I have a confession to make--yes, I watched last night's premiere episode of Season 15 of The Bachelor. I also have to confess that it was hard to watch as this show has moved from a voyeuristic curiosity to embarrassing television. And, the embarrassment isn't ABC's--it's embarrassing for those playing out this reality drama in front of our viewing eyes.
This season we have Brad Womack as our bachelor--a fellow who participated in the show four seasons ago and, egads, rejected both of the final female contestants. Womack returns this year to try again and confessed to host Chris Harrison last night that he's undergone counseling for his decision and the hurt he caused the contestants. Well, wouldn't you know it but here come the two rejected young women from Season 11, trotted out on air by ABC to confront Womack before the current season, and the unveiling of the 30 female contestants, even gets underway.
The drama then shifted to the chosen 30--who are they, where are they from and what are they like? Well, we were treated to a lineup where every contestant tried to one-up the other upon the first meeting with Womack. We had the Radio City Rockette who pranced out of the limo with high kicks, we had the girl from Kansas wearing her version of Dorothy's ruby red slippers, we had the one who immediately said to Womack "I want to get married," we had the gal who made Womack get on one knee to rehearse "will you marry me?", and we finally met the freak who actually had her teeth filed into fangs, given her infatuation with all things vampire. Seriously...!?
Indeed, let's try to get serious for a moment. This show revolves around women who have agreed to go on air to chase (there's no other word for it) a man--one whom they know little about and are asked to get acquainted with over the course of a few dates, some of which are group affairs. All of these women would be considered attractive and most are pretty with occupations which typically indicate a consistent form of income and personal stature. Granted, it's not all about looks nor is it about income but it begs the question, "why do these women feel the need to go on television to publicly hunt for their forever mate?"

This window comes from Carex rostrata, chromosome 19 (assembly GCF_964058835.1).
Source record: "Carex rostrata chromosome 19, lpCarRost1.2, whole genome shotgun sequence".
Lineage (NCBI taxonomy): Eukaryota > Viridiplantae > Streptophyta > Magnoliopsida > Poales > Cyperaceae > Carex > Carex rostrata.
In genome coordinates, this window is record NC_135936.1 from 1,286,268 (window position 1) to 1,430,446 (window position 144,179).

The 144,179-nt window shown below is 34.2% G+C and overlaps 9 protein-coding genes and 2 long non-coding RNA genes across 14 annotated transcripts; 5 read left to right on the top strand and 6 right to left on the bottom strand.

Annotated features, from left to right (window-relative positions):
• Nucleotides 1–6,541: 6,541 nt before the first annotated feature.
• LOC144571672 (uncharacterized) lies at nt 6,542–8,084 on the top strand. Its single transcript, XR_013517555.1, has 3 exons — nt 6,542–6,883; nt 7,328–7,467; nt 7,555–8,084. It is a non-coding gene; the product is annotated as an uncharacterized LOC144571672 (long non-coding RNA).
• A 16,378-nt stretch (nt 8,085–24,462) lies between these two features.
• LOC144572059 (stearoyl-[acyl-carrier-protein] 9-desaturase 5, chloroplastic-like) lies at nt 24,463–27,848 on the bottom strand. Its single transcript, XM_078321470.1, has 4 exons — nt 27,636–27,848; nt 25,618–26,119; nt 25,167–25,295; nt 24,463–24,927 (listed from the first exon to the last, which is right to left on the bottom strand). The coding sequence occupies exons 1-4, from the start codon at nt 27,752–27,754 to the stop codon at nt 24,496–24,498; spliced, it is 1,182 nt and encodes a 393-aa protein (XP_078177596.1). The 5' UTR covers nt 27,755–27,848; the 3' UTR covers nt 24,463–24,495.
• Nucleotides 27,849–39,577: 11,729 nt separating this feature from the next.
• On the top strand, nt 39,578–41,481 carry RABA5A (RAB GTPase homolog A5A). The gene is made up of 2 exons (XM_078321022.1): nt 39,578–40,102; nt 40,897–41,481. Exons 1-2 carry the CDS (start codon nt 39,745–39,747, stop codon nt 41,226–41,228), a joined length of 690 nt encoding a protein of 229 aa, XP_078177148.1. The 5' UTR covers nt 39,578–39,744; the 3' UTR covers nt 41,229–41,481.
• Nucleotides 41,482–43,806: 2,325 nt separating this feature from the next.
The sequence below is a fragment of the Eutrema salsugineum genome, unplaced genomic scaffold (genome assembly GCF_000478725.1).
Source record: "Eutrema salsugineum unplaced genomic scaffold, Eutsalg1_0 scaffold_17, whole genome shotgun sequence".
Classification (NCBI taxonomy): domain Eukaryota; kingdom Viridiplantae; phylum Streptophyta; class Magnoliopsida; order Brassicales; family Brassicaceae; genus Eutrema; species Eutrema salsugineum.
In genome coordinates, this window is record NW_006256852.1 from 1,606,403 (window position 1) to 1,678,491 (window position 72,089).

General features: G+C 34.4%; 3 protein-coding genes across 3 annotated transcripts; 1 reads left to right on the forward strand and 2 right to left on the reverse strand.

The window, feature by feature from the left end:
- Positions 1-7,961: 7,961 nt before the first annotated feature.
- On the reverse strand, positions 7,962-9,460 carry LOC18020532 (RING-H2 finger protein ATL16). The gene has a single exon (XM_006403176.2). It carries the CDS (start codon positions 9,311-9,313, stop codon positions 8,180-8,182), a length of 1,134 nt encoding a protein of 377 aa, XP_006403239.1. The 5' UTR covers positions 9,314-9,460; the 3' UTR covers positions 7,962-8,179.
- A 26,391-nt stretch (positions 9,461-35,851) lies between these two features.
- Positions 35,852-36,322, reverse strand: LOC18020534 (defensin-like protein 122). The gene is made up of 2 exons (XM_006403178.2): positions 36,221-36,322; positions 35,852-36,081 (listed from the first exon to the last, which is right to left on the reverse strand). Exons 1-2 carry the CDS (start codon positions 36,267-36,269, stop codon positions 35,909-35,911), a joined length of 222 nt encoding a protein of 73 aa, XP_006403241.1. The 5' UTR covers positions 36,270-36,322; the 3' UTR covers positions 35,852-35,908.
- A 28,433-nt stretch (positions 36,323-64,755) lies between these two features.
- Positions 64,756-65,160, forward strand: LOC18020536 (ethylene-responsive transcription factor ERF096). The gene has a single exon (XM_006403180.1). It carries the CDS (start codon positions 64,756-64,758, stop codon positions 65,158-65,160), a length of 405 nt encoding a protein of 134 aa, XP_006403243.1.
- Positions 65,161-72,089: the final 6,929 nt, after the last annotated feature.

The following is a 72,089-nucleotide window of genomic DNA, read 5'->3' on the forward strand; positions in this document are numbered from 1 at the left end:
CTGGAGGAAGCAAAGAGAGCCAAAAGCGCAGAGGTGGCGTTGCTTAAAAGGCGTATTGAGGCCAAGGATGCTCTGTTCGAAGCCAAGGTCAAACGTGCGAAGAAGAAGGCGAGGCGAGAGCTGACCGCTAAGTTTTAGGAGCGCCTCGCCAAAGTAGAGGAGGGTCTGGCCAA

Let's face it--everyone who participates on this show has an agenda. Some are very overt about it and we've seen that played out on both The Bachelor as well as The Bachelorette. Some act more sincere about their intentions but, again, they're on television competing for one guy/gal!
It's embarrassing--it's embarrassing that these women feel the need to do this and it's embarrassing that Womack allowed himself to be subjected to the grabbing, pawing and attention-getting antics of many of the 30. He was noticeably uncomfortable throughout the show.
Last night's premiere was the second lowest opening for this show ever. Next week that group of non-viewers will include one more in its ranks--I have to turn my eyes away from this train wreck.